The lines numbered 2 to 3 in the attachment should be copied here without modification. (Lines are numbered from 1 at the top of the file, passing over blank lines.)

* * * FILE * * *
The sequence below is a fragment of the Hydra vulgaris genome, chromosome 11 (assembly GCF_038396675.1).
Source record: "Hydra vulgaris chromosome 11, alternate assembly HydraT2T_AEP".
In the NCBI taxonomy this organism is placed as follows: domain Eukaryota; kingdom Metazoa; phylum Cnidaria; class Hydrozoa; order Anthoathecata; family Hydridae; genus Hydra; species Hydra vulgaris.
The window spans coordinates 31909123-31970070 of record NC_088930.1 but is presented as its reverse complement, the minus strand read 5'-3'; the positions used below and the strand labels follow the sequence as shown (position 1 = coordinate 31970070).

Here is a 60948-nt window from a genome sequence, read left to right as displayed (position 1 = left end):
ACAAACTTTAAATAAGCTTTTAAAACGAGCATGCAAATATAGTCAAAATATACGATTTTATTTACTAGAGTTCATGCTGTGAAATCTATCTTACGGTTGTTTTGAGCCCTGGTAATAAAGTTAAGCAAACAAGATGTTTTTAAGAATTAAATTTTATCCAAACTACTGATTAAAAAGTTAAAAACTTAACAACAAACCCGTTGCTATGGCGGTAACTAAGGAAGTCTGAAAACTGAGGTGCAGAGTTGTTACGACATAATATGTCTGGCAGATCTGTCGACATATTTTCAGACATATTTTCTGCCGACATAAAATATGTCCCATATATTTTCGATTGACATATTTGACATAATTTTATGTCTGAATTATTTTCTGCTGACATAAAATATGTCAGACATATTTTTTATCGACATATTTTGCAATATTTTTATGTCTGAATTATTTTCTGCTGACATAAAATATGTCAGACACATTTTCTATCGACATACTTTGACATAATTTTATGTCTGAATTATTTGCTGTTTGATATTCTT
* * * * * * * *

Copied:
Source record: "Hydra vulgaris chromosome 11, alternate assembly HydraT2T_AEP".
In the NCBI taxonomy this organism is placed as follows: domain Eukaryota; kingdom Metazoa; phylum Cnidaria; class Hydrozoa; order Anthoathecata; family Hydridae; genus Hydra; species Hydra vulgaris.